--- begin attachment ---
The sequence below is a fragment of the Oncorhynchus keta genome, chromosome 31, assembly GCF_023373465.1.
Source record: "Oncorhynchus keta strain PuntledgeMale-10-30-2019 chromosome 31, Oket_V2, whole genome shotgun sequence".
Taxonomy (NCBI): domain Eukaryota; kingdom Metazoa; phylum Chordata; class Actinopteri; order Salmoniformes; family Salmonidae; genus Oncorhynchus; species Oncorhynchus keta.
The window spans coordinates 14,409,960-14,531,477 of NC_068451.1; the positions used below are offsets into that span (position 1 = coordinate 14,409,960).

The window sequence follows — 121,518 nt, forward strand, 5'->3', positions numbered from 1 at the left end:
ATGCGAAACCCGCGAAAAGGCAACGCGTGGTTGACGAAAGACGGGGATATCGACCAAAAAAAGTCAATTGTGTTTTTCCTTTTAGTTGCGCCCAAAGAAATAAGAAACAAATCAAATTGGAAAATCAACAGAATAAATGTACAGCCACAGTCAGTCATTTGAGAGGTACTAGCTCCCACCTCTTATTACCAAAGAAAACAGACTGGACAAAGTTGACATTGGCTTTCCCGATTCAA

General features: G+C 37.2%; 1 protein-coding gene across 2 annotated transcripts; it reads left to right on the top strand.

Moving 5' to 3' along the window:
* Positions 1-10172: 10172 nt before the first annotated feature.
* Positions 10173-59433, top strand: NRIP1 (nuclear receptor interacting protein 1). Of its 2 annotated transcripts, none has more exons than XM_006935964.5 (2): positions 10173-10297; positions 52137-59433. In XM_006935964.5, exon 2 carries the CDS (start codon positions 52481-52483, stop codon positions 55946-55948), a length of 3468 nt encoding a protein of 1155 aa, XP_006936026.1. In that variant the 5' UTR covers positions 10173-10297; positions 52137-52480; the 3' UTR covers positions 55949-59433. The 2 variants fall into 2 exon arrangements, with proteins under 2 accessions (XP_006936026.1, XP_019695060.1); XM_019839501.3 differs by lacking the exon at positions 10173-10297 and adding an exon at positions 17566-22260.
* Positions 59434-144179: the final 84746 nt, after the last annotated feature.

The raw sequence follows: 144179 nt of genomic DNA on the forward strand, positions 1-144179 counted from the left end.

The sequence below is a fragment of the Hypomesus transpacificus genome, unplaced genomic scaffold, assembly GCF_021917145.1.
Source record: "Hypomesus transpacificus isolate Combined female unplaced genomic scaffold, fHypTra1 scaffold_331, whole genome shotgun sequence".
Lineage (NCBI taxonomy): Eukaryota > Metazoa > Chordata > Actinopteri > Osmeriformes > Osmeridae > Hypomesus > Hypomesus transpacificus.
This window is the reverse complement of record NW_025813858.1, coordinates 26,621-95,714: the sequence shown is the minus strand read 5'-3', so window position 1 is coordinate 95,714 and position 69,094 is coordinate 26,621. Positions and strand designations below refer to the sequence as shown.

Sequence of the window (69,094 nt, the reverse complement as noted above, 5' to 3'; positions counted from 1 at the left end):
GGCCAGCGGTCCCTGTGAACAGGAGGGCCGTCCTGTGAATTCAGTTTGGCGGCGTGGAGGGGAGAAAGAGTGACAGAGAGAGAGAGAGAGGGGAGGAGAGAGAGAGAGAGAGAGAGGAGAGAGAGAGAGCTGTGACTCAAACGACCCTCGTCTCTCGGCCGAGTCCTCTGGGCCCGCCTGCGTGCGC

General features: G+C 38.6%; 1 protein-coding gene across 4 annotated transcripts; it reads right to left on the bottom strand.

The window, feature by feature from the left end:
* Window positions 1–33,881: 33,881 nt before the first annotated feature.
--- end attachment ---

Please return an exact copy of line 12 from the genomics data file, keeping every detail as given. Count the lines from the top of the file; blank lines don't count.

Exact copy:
The raw sequence follows: 144179 nt of genomic DNA on the forward strand, positions 1-144179 counted from the left end.